My first Mysore-style Ashtanga class was at Tim Miller’s. I was petrified, even though I’d been practicing in led classes for quite a while. Over the years since, I’ve had friends make the leap (Steve was one of them), and I always sympathize.
Eventually, I wrote out a crib sheet for friends going for the first time (handouts are my thing—I am a writing teacher, after all). I find myself encouraging my new Ashtanga students to move from my led class over to the morning Mysore. “What’s ‘Mysore’?” I was asked last night. “You come any time during that time period, roll out your mat, and do your practice. The teacher adjusts you while you practice.” She looked at me with a combination of disbelief and freaked-outness. So, in an attempt to allay those fears. . .
Everything You Always Wanted to Know about Mysore Practice But Were Afraid to Ask
What’s in a name? It’s called “Mysore” after the city in India where Sri K. Pattabhi Jois taught the Ashtanga method. The first “Mysore” classes were in Mysore, so it’s really just short for “Mysore-style Ashtanga.” It’s expected that you, like all those who preceded you, will at some point make the bad joke, “Boy, am MY-SORE.” (Heartfelt groans ensue here.)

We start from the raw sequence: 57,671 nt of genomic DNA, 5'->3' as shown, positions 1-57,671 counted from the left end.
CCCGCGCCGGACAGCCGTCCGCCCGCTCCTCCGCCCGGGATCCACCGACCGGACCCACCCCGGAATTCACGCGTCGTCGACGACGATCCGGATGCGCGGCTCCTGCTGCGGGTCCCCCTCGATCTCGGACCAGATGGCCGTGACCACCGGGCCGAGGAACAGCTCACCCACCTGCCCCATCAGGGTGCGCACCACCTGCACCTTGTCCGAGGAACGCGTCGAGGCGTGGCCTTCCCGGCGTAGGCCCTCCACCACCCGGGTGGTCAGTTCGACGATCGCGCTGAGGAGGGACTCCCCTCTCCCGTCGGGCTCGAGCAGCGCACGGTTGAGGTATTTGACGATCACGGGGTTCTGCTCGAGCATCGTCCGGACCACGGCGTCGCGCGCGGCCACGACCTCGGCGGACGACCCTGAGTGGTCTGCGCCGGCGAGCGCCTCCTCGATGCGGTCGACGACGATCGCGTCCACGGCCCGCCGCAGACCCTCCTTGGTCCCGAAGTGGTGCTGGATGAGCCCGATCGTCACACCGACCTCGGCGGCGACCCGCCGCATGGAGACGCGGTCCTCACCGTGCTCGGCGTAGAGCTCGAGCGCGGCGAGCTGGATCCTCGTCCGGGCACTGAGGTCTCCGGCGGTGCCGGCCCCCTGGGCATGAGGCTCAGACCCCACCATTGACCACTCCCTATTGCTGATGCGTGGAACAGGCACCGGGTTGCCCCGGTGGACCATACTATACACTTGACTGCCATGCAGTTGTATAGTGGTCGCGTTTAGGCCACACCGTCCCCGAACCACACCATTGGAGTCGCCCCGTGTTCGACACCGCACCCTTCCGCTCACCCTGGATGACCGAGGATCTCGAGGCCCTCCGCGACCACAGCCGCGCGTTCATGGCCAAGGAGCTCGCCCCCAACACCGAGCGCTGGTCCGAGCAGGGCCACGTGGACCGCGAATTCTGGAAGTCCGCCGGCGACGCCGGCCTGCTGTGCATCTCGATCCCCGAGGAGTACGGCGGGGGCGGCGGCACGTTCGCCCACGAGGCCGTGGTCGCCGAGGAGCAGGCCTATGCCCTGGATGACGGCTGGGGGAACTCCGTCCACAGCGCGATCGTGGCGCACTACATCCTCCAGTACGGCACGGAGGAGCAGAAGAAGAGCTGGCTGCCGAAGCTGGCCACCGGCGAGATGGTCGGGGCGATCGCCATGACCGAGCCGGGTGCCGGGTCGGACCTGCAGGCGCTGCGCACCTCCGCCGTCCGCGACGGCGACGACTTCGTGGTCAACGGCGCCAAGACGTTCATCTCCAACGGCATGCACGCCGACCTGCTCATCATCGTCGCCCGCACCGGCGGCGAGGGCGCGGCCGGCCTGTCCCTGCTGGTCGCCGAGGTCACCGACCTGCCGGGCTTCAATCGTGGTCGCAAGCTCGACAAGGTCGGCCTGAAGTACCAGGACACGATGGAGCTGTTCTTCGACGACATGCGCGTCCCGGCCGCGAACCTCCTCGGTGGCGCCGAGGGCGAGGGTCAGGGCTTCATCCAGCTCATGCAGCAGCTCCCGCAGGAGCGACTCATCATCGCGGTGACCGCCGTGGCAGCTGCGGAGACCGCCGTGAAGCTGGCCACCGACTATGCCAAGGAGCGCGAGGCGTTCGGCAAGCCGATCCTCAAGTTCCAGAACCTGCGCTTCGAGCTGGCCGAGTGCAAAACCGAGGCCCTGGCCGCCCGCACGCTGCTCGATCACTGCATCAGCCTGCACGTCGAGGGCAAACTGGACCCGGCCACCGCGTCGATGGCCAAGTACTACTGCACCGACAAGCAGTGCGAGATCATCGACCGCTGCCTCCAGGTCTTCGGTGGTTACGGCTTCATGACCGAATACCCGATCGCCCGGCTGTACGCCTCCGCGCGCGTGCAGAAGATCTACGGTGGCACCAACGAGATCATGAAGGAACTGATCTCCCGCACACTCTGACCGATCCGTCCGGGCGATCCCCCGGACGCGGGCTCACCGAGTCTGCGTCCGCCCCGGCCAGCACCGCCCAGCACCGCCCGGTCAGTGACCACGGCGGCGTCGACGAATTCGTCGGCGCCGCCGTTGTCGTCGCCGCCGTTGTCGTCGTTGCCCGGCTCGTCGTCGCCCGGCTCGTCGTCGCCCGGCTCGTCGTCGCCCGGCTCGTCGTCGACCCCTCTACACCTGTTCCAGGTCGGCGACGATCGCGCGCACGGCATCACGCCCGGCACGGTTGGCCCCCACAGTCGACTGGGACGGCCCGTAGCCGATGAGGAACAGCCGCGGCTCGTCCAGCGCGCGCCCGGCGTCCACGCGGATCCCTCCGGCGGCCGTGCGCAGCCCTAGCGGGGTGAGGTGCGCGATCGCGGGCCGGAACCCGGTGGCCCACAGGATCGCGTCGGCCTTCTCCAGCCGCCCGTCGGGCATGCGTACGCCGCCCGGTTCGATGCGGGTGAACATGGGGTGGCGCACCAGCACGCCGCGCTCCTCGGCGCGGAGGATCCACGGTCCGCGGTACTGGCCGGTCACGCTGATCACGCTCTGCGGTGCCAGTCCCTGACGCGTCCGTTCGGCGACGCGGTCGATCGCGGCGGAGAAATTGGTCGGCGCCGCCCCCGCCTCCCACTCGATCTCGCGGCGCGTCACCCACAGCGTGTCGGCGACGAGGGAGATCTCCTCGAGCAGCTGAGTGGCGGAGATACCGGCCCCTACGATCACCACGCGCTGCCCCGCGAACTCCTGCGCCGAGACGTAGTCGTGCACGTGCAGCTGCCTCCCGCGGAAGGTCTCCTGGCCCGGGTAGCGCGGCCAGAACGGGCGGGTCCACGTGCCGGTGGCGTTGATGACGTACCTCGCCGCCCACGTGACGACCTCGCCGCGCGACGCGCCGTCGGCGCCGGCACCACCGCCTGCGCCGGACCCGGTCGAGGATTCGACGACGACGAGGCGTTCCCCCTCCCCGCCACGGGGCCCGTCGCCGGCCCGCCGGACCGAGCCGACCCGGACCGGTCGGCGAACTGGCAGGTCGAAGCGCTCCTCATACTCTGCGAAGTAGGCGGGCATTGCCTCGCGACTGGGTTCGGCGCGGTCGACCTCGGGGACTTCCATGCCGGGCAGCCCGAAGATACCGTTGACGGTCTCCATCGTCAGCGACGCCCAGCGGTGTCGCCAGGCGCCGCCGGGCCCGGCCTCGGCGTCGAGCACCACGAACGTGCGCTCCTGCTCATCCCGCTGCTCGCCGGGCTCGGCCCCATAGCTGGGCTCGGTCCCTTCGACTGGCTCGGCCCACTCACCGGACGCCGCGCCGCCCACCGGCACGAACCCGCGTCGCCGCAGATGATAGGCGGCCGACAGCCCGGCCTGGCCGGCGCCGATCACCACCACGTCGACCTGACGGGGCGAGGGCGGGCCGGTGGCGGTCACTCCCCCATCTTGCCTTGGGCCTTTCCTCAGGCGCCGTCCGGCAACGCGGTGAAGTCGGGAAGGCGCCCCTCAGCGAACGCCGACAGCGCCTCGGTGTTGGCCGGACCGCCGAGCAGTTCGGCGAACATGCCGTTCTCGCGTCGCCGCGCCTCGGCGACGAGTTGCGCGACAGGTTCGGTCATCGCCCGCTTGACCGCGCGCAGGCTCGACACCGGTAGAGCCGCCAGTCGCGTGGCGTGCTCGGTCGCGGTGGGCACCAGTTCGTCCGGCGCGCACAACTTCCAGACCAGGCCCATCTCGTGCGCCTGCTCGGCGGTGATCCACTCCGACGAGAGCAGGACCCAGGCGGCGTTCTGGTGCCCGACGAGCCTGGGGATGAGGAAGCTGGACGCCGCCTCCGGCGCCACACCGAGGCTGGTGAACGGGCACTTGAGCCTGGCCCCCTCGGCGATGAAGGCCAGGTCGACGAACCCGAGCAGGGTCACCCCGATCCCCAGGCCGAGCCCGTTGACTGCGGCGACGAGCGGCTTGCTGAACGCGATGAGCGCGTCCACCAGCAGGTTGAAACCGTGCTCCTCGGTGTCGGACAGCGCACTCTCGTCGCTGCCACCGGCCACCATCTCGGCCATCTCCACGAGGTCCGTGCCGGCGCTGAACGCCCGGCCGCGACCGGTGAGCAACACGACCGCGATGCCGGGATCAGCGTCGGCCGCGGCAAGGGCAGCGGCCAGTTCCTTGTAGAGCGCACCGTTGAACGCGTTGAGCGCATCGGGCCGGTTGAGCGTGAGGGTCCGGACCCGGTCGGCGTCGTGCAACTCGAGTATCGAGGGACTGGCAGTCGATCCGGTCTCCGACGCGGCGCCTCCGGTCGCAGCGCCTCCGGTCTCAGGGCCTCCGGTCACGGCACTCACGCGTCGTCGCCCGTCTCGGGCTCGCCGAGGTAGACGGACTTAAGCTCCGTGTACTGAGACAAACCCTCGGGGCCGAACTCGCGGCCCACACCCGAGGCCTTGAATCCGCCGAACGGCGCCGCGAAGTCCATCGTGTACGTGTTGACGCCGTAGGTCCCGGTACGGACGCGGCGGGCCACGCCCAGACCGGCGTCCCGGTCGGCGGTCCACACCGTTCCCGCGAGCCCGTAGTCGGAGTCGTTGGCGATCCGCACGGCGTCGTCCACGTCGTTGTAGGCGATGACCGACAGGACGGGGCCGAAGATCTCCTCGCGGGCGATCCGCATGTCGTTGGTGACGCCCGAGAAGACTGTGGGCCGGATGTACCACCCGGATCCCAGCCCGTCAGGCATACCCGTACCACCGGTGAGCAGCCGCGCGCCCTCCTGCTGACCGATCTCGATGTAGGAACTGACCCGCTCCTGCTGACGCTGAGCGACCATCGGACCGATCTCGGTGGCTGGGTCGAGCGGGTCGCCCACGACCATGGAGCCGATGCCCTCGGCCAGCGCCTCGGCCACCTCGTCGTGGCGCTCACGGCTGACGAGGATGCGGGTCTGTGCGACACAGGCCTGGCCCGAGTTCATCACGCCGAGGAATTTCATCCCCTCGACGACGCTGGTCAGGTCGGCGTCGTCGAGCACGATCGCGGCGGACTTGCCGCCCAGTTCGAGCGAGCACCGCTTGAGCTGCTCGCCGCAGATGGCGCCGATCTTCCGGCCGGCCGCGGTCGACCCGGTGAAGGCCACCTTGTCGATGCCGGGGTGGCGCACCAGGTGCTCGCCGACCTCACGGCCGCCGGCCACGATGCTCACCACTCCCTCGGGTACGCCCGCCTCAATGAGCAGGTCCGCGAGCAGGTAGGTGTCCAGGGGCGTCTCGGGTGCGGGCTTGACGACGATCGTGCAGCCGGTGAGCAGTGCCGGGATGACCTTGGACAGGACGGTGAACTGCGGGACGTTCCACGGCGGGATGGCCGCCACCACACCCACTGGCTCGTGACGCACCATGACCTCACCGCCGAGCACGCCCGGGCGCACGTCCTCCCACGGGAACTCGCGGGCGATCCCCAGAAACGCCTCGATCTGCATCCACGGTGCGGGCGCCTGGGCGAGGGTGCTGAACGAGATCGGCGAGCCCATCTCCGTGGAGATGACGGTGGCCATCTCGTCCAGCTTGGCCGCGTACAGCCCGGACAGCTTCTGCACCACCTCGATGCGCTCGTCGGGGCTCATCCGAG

Don’t be stinky. Shower before you go, avoid perfumes, and make sure your gear is funk-free. You are expected to be clean for practice, as someone you respect will be twisting you into shape. You’ll also be inches away from a fellow mortal, and smells get magnified in a hot, moist room.
Shhh! Enter (and leave) the room quietly so you don’t disturb the concentration of those around you. Although in theory I’m supposed to be practicing non-reaction, why tempt fate with your loud SMACK as you roll out your Manduka inches away from my ears?
About face! Each Mysore instructor has different preferences on which way to orient the room. Some face all one direction. Some face each other in rows. Very often this has to do with space logistics so teachers can move about. Follow your fellow students on mat placement.
Speaking of space. Remember there’s lots of adjusting in Mysore-style practice. Keep floor clutter to a minimum (bags, clothing, etc.) so teachers don’t trip.